This November, it will be eight years since my maternal grandfather, Papaji, passed away. A tall and imposing man, he was never one to show affection physically but my younger son and niece, who were toddlers then, could get him to smile in a way that no one else could. Growing up, I was always closer to my nani than him but after she passed away in 1999, Papaji, as everyone called him, moved to Bangalore and stayed with my mother and we got to know him better.
Papaji was not your run-of-the-mill grandfather. He was aloof but had a magnificent presence about him. He was always groomed perfectly—his stubble was trimmed as soon as it appeared and not a hair was out of place (thanks to a generous amount of jasmine-scented hair oil). He was always found in the living room with a newspaper on his lap, sometimes dozing off, sometimes engrossed in watching TV, especially the news.
But in the last few years of his life, he was often baffled by how fast the world around him was changing, and I could sense his struggle to stay afloat. Whether it was technology or the internet or entertainment, everything was moving faster than what he was accustomed to, although he tried his best to keep up. I remember being irritated with him whenever he would offer us cautionary advice about various things—money, banks, the internet, mobile phones—there were many things about the modern world that he found difficult to comprehend, though he was a well-informed man.
In Vellore, where he lived with my grandmother in their rambling, haphazard house which always represented my childhood summers (and parts of which also featured in some of my books), a much younger Papaji often cycled to the main road for work or to meet his friends. Many times, I saw him come back and stash his cycle away, a cloud of cigarette smoke around him, and head inside to change into the comfortable lungi he wore at home. He was busy, important and all-knowing then.
Papaji in Vellore was different from Papaji in Bangalore. He had a certain air about him there, of security and ownership. In Bangalore, I think he felt more like an extended guest, although he kept up a certain persona for a long time here as well. Heading out to meet a friend in another part of the city meant he followed a certain ritual—this involved wearing neatly-ironed trousers, half-sleeved shirt, perfume or attar, and the trademark jasmine oil on his hair which started greying only when he was in his sixties.
He would walk to the main road, hail an auto, head off for these monthly meet-ups with his friend and return with his stash of cigarettes and, sometimes, chocolates for all of us at home, including my mother. As he grew older, the visits became more sporadic and eventually stopped altogether.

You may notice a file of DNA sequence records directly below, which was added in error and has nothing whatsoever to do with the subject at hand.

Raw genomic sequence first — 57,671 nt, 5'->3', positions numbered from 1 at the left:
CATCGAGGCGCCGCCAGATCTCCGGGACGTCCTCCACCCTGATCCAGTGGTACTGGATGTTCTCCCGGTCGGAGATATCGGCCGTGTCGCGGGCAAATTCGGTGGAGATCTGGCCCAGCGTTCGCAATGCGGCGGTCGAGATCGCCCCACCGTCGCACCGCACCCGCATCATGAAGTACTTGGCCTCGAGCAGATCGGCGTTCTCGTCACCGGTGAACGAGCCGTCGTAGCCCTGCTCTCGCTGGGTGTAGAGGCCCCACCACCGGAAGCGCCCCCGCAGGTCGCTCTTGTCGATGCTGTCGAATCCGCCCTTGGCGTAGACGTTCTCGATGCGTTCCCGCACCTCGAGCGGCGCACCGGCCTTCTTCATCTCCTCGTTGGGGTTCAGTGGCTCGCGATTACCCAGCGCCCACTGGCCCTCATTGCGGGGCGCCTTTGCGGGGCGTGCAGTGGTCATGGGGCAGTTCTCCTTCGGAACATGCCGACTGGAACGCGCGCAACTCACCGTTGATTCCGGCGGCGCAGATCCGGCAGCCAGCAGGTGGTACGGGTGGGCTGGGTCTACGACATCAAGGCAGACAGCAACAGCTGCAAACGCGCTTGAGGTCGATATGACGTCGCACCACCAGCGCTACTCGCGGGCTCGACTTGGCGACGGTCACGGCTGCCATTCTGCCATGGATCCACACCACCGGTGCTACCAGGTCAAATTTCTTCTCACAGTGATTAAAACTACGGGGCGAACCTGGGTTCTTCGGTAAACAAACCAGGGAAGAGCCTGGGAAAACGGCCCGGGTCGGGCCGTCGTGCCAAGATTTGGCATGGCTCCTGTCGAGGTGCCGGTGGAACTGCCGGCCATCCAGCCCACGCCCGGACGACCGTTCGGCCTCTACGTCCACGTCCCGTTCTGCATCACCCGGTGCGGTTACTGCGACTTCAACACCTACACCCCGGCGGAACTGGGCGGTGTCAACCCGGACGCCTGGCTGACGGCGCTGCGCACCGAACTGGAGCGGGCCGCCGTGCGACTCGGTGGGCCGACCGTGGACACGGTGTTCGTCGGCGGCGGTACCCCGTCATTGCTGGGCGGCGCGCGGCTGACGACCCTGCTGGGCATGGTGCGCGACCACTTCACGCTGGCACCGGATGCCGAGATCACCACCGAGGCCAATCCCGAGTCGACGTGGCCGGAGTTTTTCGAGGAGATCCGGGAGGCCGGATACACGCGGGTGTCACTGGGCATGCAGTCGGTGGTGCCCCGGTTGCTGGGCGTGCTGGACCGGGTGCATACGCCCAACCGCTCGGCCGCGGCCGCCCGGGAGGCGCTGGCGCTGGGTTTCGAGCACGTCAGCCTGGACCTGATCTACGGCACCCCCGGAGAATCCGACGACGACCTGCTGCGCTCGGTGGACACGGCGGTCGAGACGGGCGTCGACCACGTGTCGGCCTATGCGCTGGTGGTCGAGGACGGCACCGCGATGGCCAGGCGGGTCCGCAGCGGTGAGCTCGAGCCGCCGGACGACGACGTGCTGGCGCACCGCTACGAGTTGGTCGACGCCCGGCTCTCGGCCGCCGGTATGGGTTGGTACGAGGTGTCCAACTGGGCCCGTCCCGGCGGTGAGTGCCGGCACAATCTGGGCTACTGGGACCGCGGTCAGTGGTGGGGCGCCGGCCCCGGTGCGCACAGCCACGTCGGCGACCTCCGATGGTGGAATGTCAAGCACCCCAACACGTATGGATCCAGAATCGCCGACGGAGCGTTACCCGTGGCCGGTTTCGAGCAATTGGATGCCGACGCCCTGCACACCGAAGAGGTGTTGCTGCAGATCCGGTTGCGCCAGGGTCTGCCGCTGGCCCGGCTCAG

Papaji relied on the TV and the newspaper for all his information. The internet was too complicated a concept for him. I'm not entirely proud of how I would tell him that I'd already read some important news on Twitter when he would try to inform me about it. In retrospect, I could have done away with the know-it-all attitude, but youth can be brash.
An avid cricket fan, Papaji would often peer at the television set whenever a match was being telecast. He would watch any cricket match, regardless of whether India was playing or not. To my surprise, I would often find my older son sitting down with him and asking him questions which he would answer patiently. He was Papaji to my son as well, despite being his great-grandfather, and also the source of all his Test cricket knowledge. My son still recalls how Papaji would explain things to him, complete with examples of earlier matches, and says he owes all his cricket knowledge to him.
I'm not entirely proud of how I would tell him that I'd already read some important news on Twitter when he would try to inform me about i
All of us—me, my siblings and cousins—had different equations with him. It's not for me to get into his relationship with the others but with me, I think he felt pride, exasperation and worry at the same time. Having him in the house meant that there was a kind of structure to our daily lives, as we tried to fit in with the routine he religiously followed.
His passing away was a shock. He wasn't sick and no one was expecting him to go so quickly, almost efficiently. I remember how I used to tell him that I didn't have the time to listen to something he was saying, thinking that I could always ask him later. I was startled to realise that there would be no more 'later', no opportunity to sit down with him and just talk once again.
Today's world doesn't have or make time for old people. We are impatient and often annoyed that they can't get things as soon as we can. We are constantly looking ahead, rarely looking behind and but it's important to pause every now and then. We need to see past the thick glasses, the lumbering gait, the dry papery skin and listen to their stories. We need to cultivate time to sit down and learn how to breathe once more.